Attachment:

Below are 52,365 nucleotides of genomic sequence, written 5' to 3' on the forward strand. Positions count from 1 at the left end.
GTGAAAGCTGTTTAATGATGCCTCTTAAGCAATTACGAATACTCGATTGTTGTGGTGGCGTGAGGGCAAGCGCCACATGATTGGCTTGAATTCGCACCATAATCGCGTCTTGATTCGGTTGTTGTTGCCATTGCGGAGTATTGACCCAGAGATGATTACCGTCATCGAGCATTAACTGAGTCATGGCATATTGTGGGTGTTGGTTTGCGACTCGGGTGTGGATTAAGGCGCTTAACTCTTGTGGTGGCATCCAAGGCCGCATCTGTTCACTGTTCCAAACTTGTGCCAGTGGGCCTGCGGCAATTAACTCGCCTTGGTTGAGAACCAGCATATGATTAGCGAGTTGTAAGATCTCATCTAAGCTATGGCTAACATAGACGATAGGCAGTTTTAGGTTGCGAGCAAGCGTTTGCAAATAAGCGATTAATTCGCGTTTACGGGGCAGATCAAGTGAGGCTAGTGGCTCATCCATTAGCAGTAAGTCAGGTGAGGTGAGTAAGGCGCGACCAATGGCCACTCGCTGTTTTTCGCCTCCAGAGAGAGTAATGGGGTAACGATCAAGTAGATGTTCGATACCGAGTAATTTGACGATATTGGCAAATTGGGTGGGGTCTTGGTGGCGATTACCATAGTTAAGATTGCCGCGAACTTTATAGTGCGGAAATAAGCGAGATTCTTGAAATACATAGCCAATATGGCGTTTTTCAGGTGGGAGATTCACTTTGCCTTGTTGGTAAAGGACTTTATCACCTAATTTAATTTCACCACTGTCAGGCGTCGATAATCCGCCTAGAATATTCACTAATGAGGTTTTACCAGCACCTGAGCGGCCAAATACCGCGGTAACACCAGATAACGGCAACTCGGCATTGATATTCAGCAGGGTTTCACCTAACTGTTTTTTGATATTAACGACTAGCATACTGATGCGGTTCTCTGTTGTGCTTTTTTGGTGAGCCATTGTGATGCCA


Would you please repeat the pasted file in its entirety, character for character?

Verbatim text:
Below are 52,365 nucleotides of genomic sequence, written 5' to 3' on the forward strand. Positions count from 1 at the left end.
GTGAAAGCTGTTTAATGATGCCTCTTAAGCAATTACGAATACTCGATTGTTGTGGTGGCGTGAGGGCAAGCGCCACATGATTGGCTTGAATTCGCACCATAATCGCGTCTTGATTCGGTTGTTGTTGCCATTGCGGAGTATTGACCCAGAGATGATTACCGTCATCGAGCATTAACTGAGTCATGGCATATTGTGGGTGTTGGTTTGCGACTCGGGTGTGGATTAAGGCGCTTAACTCTTGTGGTGGCATCCAAGGCCGCATCTGTTCACTGTTCCAAACTTGTGCCAGTGGGCCTGCGGCAATTAACTCGCCTTGGTTGAGAACCAGCATATGATTAGCGAGTTGTAAGATCTCATCTAAGCTATGGCTAACATAGACGATAGGCAGTTTTAGGTTGCGAGCAAGCGTTTGCAAATAAGCGATTAATTCGCGTTTACGGGGCAGATCAAGTGAGGCTAGTGGCTCATCCATTAGCAGTAAGTCAGGTGAGGTGAGTAAGGCGCGACCAATGGCCACTCGCTGTTTTTCGCCTCCAGAGAGAGTAATGGGGTAACGATCAAGTAGATGTTCGATACCGAGTAATTTGACGATATTGGCAAATTGGGTGGGGTCTTGGTGGCGATTACCATAGTTAAGATTGCCGCGAACTTTATAGTGCGGAAATAAGCGAGATTCTTGAAATACATAGCCAATATGGCGTTTTTCAGGTGGGAGATTCACTTTGCCTTGTTGGTAAAGGACTTTATCACCTAATTTAATTTCACCACTGTCAGGCGTCGATAATCCGCCTAGAATATTCACTAATGAGGTTTTACCAGCACCTGAGCGGCCAAATACCGCGGTAACACCAGATAACGGCAACTCGGCATTGATATTCAGCAGGGTTTCACCTAACTGTTTTTTGATATTAACGACTAGCATACTGATGCGGTTCTCTGTTGTGCTTTTTTGGTGAGCCATTGTGATGCCA